• 2. Gastman B. R., Futrell W. and Manders E. K. “Apoptosis and Plastic Surgery” Plast. Reconstr. Surg. 111:1481-1491, 2002
  • 3. Brancato R., Schiavone N., Siano S., Lapucci A., Papucci L., Donnini M., Formigli L., Zecchi Orlandini S., Carella G., Carones F and Capaccioli S. “Prevention of corneal keratocyte apoptosis after argon fluoride excimer laser irradiation with the free radical scavenger ubiquinone Q10” Eur. J. Ophthalmol 10:32-38, 2000
  • 4. Brancato R., Fiore T., Papucci L., Schiavone N., Formigli L., Zecchi Orlandini S., Gobbi P. G., Carones F., Donnini M., Lapucci A., Capaccioli S. “Concomitant effect of topical application of ubiquinone Q10 and vitamin E to prevent keratocyte apoptosis after rabbit corneal excimer laser photoablation” Journal of Refractive Surgery 18:135-139, 2002
  • 5. Papucci L., Schiavone N., Donnini M., Lapucci A., Witort E., Tempestini A., Formigli L, Zecchi Orlandini S., Orlandini G., Carella G., Brancato R. and Capaccioli S. “Coenzyme Q10 prevents apoptosis by directly inhibiting mitochondrial permeability transition independently of its free radical-scavenging property” J. Biol. Chem. 278:28220-28228, 2003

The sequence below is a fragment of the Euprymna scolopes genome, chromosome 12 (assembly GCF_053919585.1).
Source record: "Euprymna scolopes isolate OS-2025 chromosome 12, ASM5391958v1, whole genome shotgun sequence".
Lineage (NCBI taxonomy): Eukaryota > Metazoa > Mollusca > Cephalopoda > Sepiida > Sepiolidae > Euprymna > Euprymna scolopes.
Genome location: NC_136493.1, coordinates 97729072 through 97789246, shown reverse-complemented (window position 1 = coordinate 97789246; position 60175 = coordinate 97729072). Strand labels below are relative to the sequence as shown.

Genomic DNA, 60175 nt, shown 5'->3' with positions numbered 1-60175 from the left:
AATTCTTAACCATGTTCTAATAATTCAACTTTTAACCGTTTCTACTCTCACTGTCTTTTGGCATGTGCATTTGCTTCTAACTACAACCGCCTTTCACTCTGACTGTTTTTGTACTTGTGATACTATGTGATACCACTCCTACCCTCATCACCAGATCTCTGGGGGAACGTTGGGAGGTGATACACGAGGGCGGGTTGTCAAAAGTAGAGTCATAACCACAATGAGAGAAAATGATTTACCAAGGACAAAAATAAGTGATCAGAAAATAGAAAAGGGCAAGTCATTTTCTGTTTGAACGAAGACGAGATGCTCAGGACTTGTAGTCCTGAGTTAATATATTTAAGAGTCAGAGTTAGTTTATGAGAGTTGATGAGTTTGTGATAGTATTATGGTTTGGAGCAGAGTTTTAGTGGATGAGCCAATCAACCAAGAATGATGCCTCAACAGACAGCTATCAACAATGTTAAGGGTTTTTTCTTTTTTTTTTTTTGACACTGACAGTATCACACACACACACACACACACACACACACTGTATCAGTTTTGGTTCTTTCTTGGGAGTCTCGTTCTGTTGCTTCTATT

• 6. Coleman R.: “Facial recontouring with lipostructure” Clinics in Plastics Surgery 24:347-367, 1997
  • 7. Rioux et al., Journal of Lipid Research, Vol. 43:167-173, 2002
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  • 9. Gonzales, D. H. and Neupert, W. “Biogenesis of mitochondrial c-type cytochromes” J. Bioenerg. Biomembr. 22: 753-768, 1990
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Patent Citations
Cited PatentFiling datePublication dateApplicantTitle
US7029672 *Dec 20, 2002Apr 18, 2006Giuseppe SimonelliUse of quinone Q10 for the treatment of ocular diseases
US20040265268 *Apr 9, 2004Dec 30, 2004Deepak JainCompositions and methods for skin rejuvenation and repair
Referenced by
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US8147825Jan 21, 2005Apr 3, 2012University Of MiamiTopical co-enzyme Q10 formulations and methods of use
US8454945Mar 21, 2008Jun 4, 2013Berg Pharma LlcTopical formulations having enhanced bioavailability
US8562976Feb 3, 2012Oct 22, 2013University Of MiamiCo-enzyme Q10 formulations and methods of use
US8586030Mar 8, 2013Nov 19, 2013University Of MiamiCo-enzyme Q10 formulations and methods of use
US8771680Sep 19, 2013Jul 8, 2014University Of MiamiTopical co-enzyme Q10 formulations and methods of use
U.S. Classification424/94.1, 514/690
International ClassificationA61K31/12, A61K38/43
Cooperative ClassificationA61K31/12
European ClassificationA61K31/12
Legal Events
Mar 29, 2005ASAssignment
Owner name: VISUFARM A S.R.L., ITALY
Effective date: 20041126
May 5, 2005ASAssignment
Owner name: VISUFARM A S.R.L., ITALY
Effective date: 20041126